The teller said, “Count them yourself.”

The Outcome: Dodd  immediately closed his savings account and opened one at another local bank. The new bank’s teller cheerfully used the bank’s machine to count Dodd’s loose change.  After Dodd graduated, he got a good job and continued banking with the folks that had counted his coins.  In the following decades Dodd took out half a dozen loans and two mortgages at that bank.

Dr. Larry day is a retired J-School professor turned humor writer. His book, Day Dreaming: Tales From the Fourth Dementia is available for purchase via his website: http://www.daydreaming.co

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Let Down Your Buckets

In the mid-1800s two sailing ships were becalmed miles apart off the coast of Brazil.  The ships were located far from sight of land, where the Amazon River joins the Atlantic Ocean.  One of the ships was out of water and the passengers and crew were dying of thirst.  Sea water is poisonous.  The captain sent a flag message to the other ship:  “Send us water.”  The other ship sent back the flagged message, “Let down your buckets where you are.” The desperate captain sent another message:  “Send us water.”  The message came back “Let down your buckets where you are.”  The first captain ordered the crew to let down buckets. They came back filled with fresh water.   The Amazon is the largest river in the world.  The confluence of the Amazon River spreads miles out into the Atlantic, far from the sight of land.  So the water that the people needed was fresh Amazon river water.   The holiday message: “Let down your buckets (help others) where you are.”

Dr. Larry day is a retired J-School professor turned humor writer. His book, Day Dreaming: Tales From the Fourth Dementia is available for purchase via his website: http://www.daydreaming.co

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Hacked Off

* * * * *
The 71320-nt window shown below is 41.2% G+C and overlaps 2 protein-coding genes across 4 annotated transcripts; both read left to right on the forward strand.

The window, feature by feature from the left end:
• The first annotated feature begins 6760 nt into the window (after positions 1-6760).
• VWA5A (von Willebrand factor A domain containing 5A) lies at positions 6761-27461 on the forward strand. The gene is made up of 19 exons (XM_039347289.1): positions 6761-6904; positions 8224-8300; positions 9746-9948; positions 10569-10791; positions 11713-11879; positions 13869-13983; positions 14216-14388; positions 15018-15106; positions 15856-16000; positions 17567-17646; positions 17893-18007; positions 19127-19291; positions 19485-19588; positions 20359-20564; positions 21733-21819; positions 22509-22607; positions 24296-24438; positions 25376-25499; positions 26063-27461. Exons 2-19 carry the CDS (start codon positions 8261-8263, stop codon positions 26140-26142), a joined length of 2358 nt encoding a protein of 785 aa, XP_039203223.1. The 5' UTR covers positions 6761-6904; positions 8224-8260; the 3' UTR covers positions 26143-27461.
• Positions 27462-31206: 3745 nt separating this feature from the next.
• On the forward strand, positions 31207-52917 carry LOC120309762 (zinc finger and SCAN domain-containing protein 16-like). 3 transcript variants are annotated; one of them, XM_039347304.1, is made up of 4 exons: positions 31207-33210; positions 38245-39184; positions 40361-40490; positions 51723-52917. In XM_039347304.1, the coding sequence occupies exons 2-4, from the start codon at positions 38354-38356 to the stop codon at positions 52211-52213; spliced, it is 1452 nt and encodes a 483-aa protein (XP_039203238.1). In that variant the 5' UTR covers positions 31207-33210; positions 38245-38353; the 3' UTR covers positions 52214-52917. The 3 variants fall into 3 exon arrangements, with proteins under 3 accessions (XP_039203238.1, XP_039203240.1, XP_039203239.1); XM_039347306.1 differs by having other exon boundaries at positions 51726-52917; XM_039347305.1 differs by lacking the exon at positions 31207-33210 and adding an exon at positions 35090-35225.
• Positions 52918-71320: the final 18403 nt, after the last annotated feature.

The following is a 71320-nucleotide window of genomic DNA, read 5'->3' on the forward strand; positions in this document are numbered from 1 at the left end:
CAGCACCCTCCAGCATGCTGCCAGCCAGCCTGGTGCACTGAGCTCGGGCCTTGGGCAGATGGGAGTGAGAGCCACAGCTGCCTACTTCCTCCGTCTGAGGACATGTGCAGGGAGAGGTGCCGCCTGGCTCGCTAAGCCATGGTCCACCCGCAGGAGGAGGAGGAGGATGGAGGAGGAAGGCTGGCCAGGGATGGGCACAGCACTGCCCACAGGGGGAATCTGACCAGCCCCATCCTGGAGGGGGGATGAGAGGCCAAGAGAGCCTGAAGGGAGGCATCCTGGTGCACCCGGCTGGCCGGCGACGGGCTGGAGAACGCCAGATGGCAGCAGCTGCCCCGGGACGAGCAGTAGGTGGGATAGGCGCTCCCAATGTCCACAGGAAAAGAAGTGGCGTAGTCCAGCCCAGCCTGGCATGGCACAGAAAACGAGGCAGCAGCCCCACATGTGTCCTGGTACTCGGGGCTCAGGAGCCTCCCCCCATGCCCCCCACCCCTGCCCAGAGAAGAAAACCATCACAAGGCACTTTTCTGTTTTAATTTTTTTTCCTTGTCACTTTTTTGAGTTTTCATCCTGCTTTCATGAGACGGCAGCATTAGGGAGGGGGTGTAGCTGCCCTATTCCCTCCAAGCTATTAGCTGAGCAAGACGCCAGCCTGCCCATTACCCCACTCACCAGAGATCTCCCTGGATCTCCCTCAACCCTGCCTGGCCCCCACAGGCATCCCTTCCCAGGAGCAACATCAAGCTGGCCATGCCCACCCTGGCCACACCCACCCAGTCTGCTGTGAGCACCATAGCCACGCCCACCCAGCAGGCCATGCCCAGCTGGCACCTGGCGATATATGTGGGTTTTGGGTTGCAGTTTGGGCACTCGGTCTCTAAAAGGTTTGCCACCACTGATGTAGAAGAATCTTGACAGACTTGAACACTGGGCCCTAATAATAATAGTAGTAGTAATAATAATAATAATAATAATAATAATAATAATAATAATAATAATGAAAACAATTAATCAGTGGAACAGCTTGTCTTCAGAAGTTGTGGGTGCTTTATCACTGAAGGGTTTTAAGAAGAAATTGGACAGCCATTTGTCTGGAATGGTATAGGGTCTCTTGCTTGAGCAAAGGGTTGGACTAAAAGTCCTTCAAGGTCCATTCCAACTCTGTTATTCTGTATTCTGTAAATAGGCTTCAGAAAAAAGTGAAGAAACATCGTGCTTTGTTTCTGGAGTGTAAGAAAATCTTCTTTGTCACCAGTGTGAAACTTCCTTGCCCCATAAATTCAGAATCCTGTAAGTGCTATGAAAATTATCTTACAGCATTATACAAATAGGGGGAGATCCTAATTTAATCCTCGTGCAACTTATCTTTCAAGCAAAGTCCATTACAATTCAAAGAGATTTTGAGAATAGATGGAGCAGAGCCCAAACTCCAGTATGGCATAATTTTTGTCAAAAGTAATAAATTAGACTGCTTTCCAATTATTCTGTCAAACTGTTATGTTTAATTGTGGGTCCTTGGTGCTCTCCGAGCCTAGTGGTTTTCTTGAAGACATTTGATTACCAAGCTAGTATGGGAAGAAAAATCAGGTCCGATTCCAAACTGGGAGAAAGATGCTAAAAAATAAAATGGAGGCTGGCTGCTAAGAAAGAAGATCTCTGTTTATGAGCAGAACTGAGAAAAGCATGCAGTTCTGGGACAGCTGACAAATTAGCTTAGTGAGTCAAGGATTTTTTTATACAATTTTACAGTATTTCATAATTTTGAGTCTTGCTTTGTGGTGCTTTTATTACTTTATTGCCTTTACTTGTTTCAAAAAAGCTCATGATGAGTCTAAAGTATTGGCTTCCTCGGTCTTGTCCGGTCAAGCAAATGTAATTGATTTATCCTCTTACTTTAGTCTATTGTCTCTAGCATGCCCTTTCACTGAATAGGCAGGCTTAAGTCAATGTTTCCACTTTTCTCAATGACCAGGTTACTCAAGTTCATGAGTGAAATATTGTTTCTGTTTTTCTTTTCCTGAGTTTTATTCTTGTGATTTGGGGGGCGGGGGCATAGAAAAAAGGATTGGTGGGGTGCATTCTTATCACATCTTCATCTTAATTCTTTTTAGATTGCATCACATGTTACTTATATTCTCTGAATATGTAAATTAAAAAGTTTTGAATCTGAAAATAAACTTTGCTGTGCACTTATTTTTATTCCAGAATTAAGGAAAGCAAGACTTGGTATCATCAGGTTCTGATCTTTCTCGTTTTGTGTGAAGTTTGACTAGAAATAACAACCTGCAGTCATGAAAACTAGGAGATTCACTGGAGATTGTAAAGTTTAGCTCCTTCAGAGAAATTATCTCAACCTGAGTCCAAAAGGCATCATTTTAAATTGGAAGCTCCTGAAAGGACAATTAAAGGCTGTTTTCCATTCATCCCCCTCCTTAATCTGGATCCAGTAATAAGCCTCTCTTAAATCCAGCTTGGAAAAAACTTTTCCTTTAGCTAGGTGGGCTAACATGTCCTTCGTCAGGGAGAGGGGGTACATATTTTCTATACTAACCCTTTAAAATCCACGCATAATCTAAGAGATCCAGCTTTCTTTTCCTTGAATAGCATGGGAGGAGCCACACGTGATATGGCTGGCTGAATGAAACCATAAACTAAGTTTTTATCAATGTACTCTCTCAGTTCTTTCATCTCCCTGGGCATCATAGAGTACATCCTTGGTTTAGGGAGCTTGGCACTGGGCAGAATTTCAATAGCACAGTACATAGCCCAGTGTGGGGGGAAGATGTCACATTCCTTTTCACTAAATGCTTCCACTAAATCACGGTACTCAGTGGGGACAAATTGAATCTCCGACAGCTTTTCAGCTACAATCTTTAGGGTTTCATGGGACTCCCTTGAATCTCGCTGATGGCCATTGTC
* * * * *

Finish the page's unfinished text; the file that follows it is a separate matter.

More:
It hacks me off when television news commentators and sport announcers say, “Who will be the next xxx-college player to opt for the NBA?  We’ll tell you when we come back.”  Then the station goes to a four-minute commercial.  I’m in mass communications.  I realize  that the station (or the network) needs to make a buck.  But the technique of  “Mommy will give you a cookie after you eat your turnips,” still hacks me off.

 

Dr. Larry day is a retired J-School professor turned humor writer. His book, Day Dreaming: Tales From the Fourth Dementia is available for purchase via his website: http://www.daydreaming.co

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Words of Wisdom

People are always talking of perseverance,

and courage and fortitude; but patience is

the finest and worthiest part of fortitude,

and the rarest, too.

— John Ruskin

 

Dr. Larry day is a retired J-School professor turned humor writer. His book, Day Dreaming: Tales From the Fourth Dementia is available for purchase via his website: http://www.daydreaming.co

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Spring Is In the Air!!

“Say, Pooh, why aren’t you busy?” I said.

“Because it’s a nice day,” said Pooh.

“Yes, but—-”

“Why ruin it?” he said.

“But you could be doing something Important,” I said.

“I am,” said Pooh.

“Oh? Doing what?”

“Listening,” he said.

“Listening to what?”

“To the birds. And that squirrel over there.”

“What are they saying?” I asked.

“That it’s a nice day,” said Pooh.

“But you know that already,” I said.

“Yes, but it’s always good to hear that somebody else thinks so, too,” he replied…

– The Tao of Pooh, Benjamin Hoff

 

Dr. Larry day is a retired J-School professor turned humor writer. His book, Day Dreaming: Tales From the Fourth Dementia is available for purchase via his website: http://www.daydreaming.co

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A Word To…

Hello, All!!

Here are some bon mots on a single theme. Enjoy!!
A word to:
The wide: diet
The slim: eat
The tall: duck
The short: reach
The rigid: chill
The flaccid: straighten
The haughty: emphasize
The decent: persevere
The patriotic: sustain
The stubborn: compromise
The gossip: shush
The goodhearted: multiply
The peacemaker: forward!

 

Dr. Larry day is a retired J-School professor turned humor writer. His book, Day Dreaming: Tales From the Fourth Dementia is available for purchase via his website: http://www.daydreaming.co